Scientist, after decades of study, concludes: We don't have free will
Before epilepsy was understood to be a neurological condition, people believed it was caused by the moon, or by phlegm in the brain. They condemned seizures as evidence of witchcraft or demonic possession, and killed or castrated sufferers to prevent them from passing tainted blood to a new generation.
Today we know epilepsy is a disease. By and large, it's accepted that a person who causes a fatal traffic accident while in the grip of a seizure should not be charged with murder.
That's good, says Stanford University neurobiologist Robert Sapolsky. That's progress. But there's still a long way to go.
After more than 40 years studying humans and other primates, Sapolsky has reached the conclusion that virtually all human behavior is as far beyond our conscious control as the convulsions of a seizure, the division of cells or the beating of our hearts.
This means accepting that a man who shoots into a crowd has no more control over his fate than the victims who happen to be in the wrong place at the wrong time. It means treating drunk drivers who barrel into pedestrians just like drivers who suffer a sudden heart attack and veer out of their lane.
"The world is really screwed up and made much, much more unfair by the fact that we reward people and punish people for things they have no control over," Sapolsky said. "We've got no free will. Stop attributing stuff to us that isn't there."
Sapolsky, a MacArthur "genius" grant winner, is extremely aware that this is an out-there position. Most neuroscientists believe humans have at least some degree of free will. So do most philosophers and the vast majority of the general population. Free will is essential to how we see ourselves, fueling the satisfaction of achievement or the shame of failing to do the right thing.
Saying that people have no free will is a great way to start an argument. This is partly why Sapolsky, who describes himself as "majorly averse to interpersonal conflict," put off writing his new book "Determined: A Science of Life Without Free Will."
Sapolsky, 66, has a mild demeanor and a Jerry Garcia beard. For more than three decades, he escaped the politics of academia to study baboons in rural Kenya for a few months every year.
"I'm really, really, really trying not to sound like a combative jerk in the book," he said. "I deal with human complexities by going and living in a tent. So yeah, I'm not up for a lot of brawls about this."
Analyzing human behavior through the lens of any single discipline leaves room for the possibility that people choose their actions, he says. But after a long cross-disciplinary career, he feels it's intellectually dishonest to write anything other than what he sees as the unavoidable conclusion: Free will is a myth, and the sooner we accept that, the more just our society will be.
"Determined," which comes out today, builds on Sapolsky's 2017 bestseller "Behave: The Biology of Humans at Our Best and Worst," which won the Los Angeles Times Book Prize and a slew of other accolades.
The book breaks down the neurochemical influences that contribute to human behaviors, analyzing the milliseconds to centuries preceding, say, the pulling of a trigger or the suggestive touch on an arm.
"Determined" goes a step further. If it's impossible for any single neuron or any single brain to act without influence from factors beyond its control, Sapolsky argues, there can be no logical room for free will.
Many people with even a passing familiarity with human biology can comfortably agree with this—up to a point.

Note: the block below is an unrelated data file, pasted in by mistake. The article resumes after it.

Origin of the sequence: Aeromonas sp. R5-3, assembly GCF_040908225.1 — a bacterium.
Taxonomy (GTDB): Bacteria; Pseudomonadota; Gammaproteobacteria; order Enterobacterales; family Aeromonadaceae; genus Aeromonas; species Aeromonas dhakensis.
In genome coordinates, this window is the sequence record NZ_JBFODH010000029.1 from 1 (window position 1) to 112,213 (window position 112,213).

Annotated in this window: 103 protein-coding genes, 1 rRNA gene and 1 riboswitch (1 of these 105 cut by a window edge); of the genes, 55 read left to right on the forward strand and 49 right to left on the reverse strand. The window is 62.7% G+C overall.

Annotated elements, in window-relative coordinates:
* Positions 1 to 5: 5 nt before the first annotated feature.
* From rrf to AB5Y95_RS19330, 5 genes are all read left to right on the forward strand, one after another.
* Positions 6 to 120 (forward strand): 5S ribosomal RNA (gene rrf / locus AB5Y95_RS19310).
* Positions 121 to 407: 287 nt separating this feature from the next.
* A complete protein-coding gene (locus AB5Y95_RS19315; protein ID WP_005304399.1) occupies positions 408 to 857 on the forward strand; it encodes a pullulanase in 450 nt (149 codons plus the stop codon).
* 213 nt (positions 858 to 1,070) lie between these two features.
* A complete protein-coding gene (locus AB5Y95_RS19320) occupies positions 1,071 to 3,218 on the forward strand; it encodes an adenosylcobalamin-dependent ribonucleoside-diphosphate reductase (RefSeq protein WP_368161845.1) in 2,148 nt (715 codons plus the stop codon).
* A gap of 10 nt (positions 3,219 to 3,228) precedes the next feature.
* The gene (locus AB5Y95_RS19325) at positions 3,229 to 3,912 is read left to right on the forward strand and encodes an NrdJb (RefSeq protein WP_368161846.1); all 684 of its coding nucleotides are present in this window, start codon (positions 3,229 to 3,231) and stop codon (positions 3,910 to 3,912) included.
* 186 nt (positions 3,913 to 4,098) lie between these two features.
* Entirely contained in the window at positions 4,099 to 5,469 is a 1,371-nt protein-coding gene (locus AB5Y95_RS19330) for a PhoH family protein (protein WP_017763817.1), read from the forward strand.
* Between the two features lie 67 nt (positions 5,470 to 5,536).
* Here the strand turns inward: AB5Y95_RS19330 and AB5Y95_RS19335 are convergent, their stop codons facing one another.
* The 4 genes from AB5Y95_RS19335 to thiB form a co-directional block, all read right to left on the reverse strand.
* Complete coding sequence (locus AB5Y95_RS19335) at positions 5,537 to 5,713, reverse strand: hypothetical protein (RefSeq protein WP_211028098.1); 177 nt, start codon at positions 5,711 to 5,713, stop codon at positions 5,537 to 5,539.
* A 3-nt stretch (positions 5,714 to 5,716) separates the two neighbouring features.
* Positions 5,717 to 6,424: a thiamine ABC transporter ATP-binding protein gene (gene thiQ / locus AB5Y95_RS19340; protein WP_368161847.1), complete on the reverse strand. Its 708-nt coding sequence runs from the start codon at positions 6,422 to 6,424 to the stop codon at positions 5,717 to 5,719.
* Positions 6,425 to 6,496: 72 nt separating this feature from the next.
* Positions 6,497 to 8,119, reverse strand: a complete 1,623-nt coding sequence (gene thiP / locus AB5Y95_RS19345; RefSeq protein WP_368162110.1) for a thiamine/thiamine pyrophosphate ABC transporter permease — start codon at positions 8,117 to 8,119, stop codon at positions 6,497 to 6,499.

We know we make worse decisions when hungry, stressed or scared. We know our physical makeup is influenced by the genes inherited from distant ancestors and by our mothers' health during her pregnancy. Abundant evidence indicates that people who grew up in homes marked by chaos and deprivation will perceive the world differently and make different choices than people raised in safe, stable, resource-rich environments. A lot of important things are beyond our control.
But, like—everything? We have no meaningful command over our choice of careers, romantic partners or weekend plans? If you reach out right now and pick up a pen, was even that insignificant action somehow preordained?
Yes, Sapolsky says, both in the book and to the countless students who have asked the same question during his office hours. What the student experiences as a decision to grab the pen is preceded by a jumble of competing impulses beyond his or her conscious control. Maybe their pique is heightened because they skipped lunch; maybe they're subconsciously triggered by the professor's resemblance to an irritating relative.
Then look at the forces that brought them to the professor's office, feeling empowered to challenge a point. They're more likely to have had parents who themselves were college educated, more likely to hail from an individualistic culture rather than a collective one. All of those influences subtly nudge behavior in predictable ways.
You may have had the uncanny experience of talking about an upcoming camping trip with a friend, only to find yourself served with ads for tents on social media later. Your phone didn't record your conversation, even if that's what it feels like. It's just that the collective record of your likes, clicks, searches and shares paints such a detailed picture of your preferences and decision-making patterns that algorithms can predict—often with unsettling accuracy—what you are going to do.
Something similar happens when you reach for that pen, Sapolsky says. So many factors beyond your conscious awareness brought you to that pen that it's hard to say how much you "chose" to pick it up at all.
Sapolsky was raised in an Orthodox Jewish household in Brooklyn, the son of immigrants from the former Soviet Union.
Biology called to him early—by grade school he was writing fan letters to primatologists and lingering in front of the taxidermied gorillas at the American Museum of Natural History—but religion shaped life at home.
That all changed on a single night in his early teens, he says. While grappling with questions of faith and identity, he was struck by an epiphany that kept him awake until dawn and reshaped his future: God is not real, there is no free will, and we primates are pretty much on our own.
"That was kind of a big day," he said with a chuckle, "and it's been tumultuous since then."